benefit. Information within this scope of discovery need not
be admissible in evidence to be discoverable.
Fed. R. Civ. P. 26(b)(1). Plaintiffs argue that a complete
response to their modified interrogatory is necessary because
of the breadth of their Monell claim. Specifically, they
intend to prove this claim  by showing that if MPD had
effective early warning and disciplinary systems, those
systems would have flagged Defendants Cline, Bleichwehl,
Thoms, and Kuspa, and MPD could have then intervened in these
officers' behavior before they had a chance to violate
Derek Williams' constitutional rights. The information
requested in Interrogatory Number 7-a department wide list of
officers for whom “intervention alerts” were
generated by the EIP system during the five years preceding
the underlying incident including the “intervention
alert” documents themselves-is necessary for
Plaintiffs' counsel and their expert to demonstrate that
EIP was defective, how it was defective, and to properly
examine policymaker witnesses.
(Docket #20 at 5). Plaintiffs also contend that
Defendants' confidentiality concern is mooted by the
protective order outstanding in this case. (Docket #16).
response reasserts their objections. They first claim that
the request is overbroad because many intervention alerts
have nothing to do with the issues in this case, which are
the officer defendants' alleged use of excessive force
against, and deliberate indifference to, Derek Williams.
(Docket #27 at 7-8). They argue that because the EIP system
is non-disciplinary, it does actually establish a persistent
failure of supervision, monitoring, control, or discipline as
Plaintiffs must show to prove their Monell claim.
Id. Defendants further contend that a full EIP alert
production is simply a fishing expedition for Plaintiffs to
uncover unrelated police misconduct over the 2006 to 2012
time span. Id. at 8-9. The production would also
take an estimated 43 hours to compile. Id. at 11.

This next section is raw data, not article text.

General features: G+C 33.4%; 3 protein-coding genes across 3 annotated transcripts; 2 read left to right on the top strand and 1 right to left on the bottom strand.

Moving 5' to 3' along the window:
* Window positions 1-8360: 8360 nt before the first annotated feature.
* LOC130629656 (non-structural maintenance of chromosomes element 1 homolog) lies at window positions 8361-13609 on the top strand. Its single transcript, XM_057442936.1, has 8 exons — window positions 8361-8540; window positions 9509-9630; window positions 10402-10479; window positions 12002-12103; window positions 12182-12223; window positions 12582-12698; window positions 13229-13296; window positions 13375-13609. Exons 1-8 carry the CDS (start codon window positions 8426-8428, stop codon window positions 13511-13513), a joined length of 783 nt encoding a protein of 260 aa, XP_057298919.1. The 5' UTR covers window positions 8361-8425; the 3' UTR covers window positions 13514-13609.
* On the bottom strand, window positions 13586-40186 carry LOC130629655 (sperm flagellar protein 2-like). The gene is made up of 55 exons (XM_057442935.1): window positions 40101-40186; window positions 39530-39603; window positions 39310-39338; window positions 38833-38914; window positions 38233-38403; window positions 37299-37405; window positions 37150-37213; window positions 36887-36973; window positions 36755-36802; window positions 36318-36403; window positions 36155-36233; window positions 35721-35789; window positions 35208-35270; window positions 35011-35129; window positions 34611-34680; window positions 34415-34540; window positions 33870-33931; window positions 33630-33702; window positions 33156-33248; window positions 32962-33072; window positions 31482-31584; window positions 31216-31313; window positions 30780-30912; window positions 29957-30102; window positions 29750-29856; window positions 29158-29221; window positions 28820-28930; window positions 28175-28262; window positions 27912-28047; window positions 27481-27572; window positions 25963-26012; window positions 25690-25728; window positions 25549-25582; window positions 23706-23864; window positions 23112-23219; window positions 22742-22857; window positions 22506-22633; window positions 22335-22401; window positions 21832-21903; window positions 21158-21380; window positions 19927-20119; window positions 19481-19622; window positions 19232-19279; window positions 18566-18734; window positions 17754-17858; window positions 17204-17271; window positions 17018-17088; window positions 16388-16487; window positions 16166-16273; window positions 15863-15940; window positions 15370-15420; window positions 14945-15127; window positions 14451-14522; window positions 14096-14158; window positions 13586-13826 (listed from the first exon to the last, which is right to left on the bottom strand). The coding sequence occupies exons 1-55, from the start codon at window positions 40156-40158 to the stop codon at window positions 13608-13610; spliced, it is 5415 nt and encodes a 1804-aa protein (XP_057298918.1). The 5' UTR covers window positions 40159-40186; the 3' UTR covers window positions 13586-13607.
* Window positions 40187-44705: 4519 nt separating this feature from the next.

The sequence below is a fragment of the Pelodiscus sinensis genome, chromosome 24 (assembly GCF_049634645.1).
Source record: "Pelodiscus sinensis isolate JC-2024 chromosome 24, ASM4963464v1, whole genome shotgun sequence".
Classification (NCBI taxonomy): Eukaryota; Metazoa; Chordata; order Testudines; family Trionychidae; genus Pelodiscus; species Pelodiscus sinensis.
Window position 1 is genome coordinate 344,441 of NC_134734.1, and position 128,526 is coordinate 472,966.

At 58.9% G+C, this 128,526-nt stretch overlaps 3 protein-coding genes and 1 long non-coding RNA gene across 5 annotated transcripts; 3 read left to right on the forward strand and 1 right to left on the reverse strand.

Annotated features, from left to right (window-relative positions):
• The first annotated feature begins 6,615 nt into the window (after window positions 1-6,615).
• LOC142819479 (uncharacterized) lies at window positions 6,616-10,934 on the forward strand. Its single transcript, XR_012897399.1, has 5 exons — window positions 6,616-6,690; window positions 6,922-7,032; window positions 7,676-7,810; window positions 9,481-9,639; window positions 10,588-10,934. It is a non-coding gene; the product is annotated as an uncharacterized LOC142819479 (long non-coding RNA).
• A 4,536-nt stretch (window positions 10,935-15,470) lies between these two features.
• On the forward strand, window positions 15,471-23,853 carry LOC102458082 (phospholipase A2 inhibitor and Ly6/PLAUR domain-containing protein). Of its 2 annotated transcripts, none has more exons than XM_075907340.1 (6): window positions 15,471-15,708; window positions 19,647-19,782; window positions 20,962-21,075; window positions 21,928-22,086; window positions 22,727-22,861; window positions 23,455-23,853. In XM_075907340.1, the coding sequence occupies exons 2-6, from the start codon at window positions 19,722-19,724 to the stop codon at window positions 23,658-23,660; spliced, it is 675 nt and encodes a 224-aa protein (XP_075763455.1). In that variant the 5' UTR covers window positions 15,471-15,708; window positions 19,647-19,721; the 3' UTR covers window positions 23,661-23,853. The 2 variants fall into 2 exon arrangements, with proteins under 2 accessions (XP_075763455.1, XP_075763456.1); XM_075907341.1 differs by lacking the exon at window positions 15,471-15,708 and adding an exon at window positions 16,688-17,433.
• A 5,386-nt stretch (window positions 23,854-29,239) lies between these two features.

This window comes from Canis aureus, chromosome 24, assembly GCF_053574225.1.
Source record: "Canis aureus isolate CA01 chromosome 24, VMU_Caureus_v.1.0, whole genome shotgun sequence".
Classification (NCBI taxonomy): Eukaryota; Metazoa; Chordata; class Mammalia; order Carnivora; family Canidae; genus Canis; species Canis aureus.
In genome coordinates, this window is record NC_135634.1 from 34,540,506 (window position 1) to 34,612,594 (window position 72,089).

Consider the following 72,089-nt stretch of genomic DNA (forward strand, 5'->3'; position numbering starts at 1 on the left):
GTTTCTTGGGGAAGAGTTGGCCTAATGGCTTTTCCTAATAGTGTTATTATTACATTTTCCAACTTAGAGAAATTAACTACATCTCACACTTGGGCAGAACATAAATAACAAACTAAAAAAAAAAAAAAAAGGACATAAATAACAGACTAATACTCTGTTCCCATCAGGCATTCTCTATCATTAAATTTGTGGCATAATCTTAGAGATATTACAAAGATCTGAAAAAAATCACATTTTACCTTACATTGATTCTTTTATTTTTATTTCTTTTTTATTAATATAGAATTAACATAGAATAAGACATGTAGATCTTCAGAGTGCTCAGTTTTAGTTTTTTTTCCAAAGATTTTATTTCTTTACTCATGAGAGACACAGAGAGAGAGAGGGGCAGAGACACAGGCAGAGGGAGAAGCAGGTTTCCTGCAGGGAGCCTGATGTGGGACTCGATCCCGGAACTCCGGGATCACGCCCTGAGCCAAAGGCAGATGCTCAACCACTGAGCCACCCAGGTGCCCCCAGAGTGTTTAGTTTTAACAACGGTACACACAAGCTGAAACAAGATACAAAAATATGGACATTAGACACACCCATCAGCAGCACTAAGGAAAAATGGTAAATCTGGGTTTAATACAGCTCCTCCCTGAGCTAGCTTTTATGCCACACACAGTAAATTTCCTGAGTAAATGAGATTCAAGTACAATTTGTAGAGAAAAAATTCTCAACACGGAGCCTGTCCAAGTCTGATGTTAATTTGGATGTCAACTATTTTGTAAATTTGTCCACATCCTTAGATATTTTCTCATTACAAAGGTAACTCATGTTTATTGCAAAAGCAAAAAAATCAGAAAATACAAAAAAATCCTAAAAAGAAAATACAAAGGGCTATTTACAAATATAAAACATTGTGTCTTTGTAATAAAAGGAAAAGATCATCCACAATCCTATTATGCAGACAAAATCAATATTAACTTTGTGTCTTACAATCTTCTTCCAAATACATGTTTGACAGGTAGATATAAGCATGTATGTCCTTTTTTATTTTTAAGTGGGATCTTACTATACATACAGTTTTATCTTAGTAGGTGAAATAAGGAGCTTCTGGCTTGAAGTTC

Finally, Defendants reiterate their confidentiality concerns.
Id. at 10-11.
reply that all EIP alerts, even those which seem facially
irrelevant, are important to prove their Monell
claim. For instance, if alerts generated because of excessive
sick leave or car accidents comprised the bulk of the alerts,
“it would indicate that EIP was ineffective at
identifying MPD officers with truly problematic behavior
involving the mistreatment of citizens.” (Docket #30 at
2). Additionally, they believe that the 43 hour production
estimate does not show an undue burden; “[t]he reality
is that complex litigation is often document intensive.
Indeed, the City would not bat an eye before producing
several boxes of files if this were a business transaction,
and there is no reason to apply a different standard just
because this is a civil rights case.” Id. at
Court must agree with Plaintiffs. They are the masters of
their Monell claim, and if the EIP alerts are the
method they have chosen to prove it, then those documents
meet the minimal relevance standard imposed by FRCP 26(b)(1).
See Kuttner v. Zaruba, 819 F.3d 970, 980 (7th Cir.
2016) (noting that while the old version of FRCP 26(b)(1)
permitted “discovery if it held reasonable prospects of
leading to admissible evidence, ” the new rule
nevertheless “provides that discovery need not be
admissible in evidence to be discoverable”) (quotation
omitted). Defendants may argue the faults in using the EIP
evidence to support those claims at summary judgment or
trial. Plaintiffs themselves may realize, after they and
their expert review the information, that it is not as
helpful as they might have otherwise expected. These points
are for another time, however; at this stage, Plaintiffs must
be permitted to explore the possibility. Defendants'
other concerns carry little weight. The protective order in
this case will protect the EIP documents from disclosure. The
burden of producing the EIP alerts, ...